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1947-48 Theatre Catalog, 6th Edition, Page 45 (33)

1947-48 Theatre Catalog, 6th Edition
1947-48 Theatre Catalog
1947-48 Theatre Catalog, 6th Edition, Page 45
Page 45

1947-48 Theatre Catalog, 6th Edition, Page 45

After Years of Travail, a New Theatre Opens in Anchorage, Alaska

The Fourth Avenue Theatre

Nothing is too good for Alaska. This is the oft-expressed opinion and sincere belief of Capt. A. E. Lathrop, who has played a major part in the development of this territorial outpost. The latest manifestation of his conviction was the opening on Memorial Day, 1947, of the Fourth Avenue Theatre in Anchorage.

This gesture of aflection, reputedly costing a million dollars, is the last word in luxurious appointments, with specially designed drapes, carpets and furniture, and murals all blended in a definite harmony of color and outline.

Probably no theatre has ever been built in the face of as many unforseen obstacles. Delays were frequent and vexatious what with postponements due to war conditions, restrictions on building materials, and problems of labor and transportation. But the work, begun more than five years earlier, was finally finished.

The theatre was designed by B. Marcus Priteca, with A. A. Porreca as associate architect. The murals are the work of Tony Heinsberger, of international distinction as an artist and decorator.

The equipment and furnishings-in THE FOURTH AVENUE THEATRE was designed by 3. Marcus Priteca, with A. A. Porreca as associate architect, for Capt. A. E. Lathrop. The facade is faced with Roman Travertine marble. with a three-story vertical name sign the dominant decorative element. The marquee. extending the width of the


eluding draperies, carpets, seats, custombuilt furniture, projection, sound, and various mechanical devices were all ob tained through the B. F. Shearer Company.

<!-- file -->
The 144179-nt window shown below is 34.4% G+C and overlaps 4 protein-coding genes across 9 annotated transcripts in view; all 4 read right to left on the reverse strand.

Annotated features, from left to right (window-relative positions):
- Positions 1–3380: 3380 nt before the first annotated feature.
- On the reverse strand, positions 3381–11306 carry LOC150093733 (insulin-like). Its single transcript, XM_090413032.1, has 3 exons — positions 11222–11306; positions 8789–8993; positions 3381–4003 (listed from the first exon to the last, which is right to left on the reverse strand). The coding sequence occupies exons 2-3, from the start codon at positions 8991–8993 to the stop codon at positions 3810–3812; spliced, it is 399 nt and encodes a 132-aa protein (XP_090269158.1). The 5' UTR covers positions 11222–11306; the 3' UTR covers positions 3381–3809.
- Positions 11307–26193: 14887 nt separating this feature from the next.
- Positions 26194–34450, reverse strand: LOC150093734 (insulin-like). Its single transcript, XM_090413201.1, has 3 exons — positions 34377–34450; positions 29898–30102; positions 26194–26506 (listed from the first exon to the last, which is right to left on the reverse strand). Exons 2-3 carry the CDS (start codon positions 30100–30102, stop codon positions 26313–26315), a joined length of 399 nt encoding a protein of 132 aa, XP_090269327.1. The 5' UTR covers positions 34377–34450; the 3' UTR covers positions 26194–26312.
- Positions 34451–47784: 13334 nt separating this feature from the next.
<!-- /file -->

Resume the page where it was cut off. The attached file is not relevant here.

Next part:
In the auditorium are 985 special Heywood-Wakefield theatre chairs upholstered in turquoise blue mohair; the metal parts finished in rose beige to blend with the handsome walnut woodwork throughout the main part of the theatre. In order to stagger the seating on the main floor, Captain Lathrop purchased twenty-four 30-inch wide, specially constructed loveseats, upholstered to match the theatre chairs, and to be placed at the opposite ends of each row of chairs.

As the construction of the theatre progressed it became apparent that no factory-built furniture could be found that would do justice to the design and other appointments of this theatre of tomorrow. The Shearer company designer prepared sketches and models, using Plexiglas as his medium instead of wood, to reflect and thus not detract from the handsomely paneled walnut walls in the foyer and lounge area. From

these designs were made three large tables with curved Plexiglas bases and gilt-grained birdseye maple tops and they were placed in front of three large mirrors in the circular mezzanine lounge. Three 8- and 10-foot benches were placed in foyer and mezzanine. The benches have sheets of tiuted Plexiglas, curved in serpentine fashion to form their bases and they are upholstered in turquoise mohair to match the leaf design of the rug.

The ladies, powder room reveals an added touch of elegance. It has three e1liptical-shaped powder stools with Plexiglas bases and*upholstered in light tan plastic fabric. In the room are also three chairs upholstered in rose frieze to match the floral pattern of the rug. They are designed so that they may be used either as separate units in a grouping with the leather-upholstered round table, or pushed together to provide lounge or settee.

The same attention to detail and feeling for color harmony extends through every part of this extraordinarily magnificent theatre. Surely, nothing is too good for Alaska.

theatre. is little more than a shell over the sidewalk to protect patrons in the event of inclement weather, since the structure carries no provision for using changeable letters. Because of delays due to war conditions, the theatre. costing about a million dollars, was some five years building.
1947-48 Theatre Catalog, 6th Edition, Page 45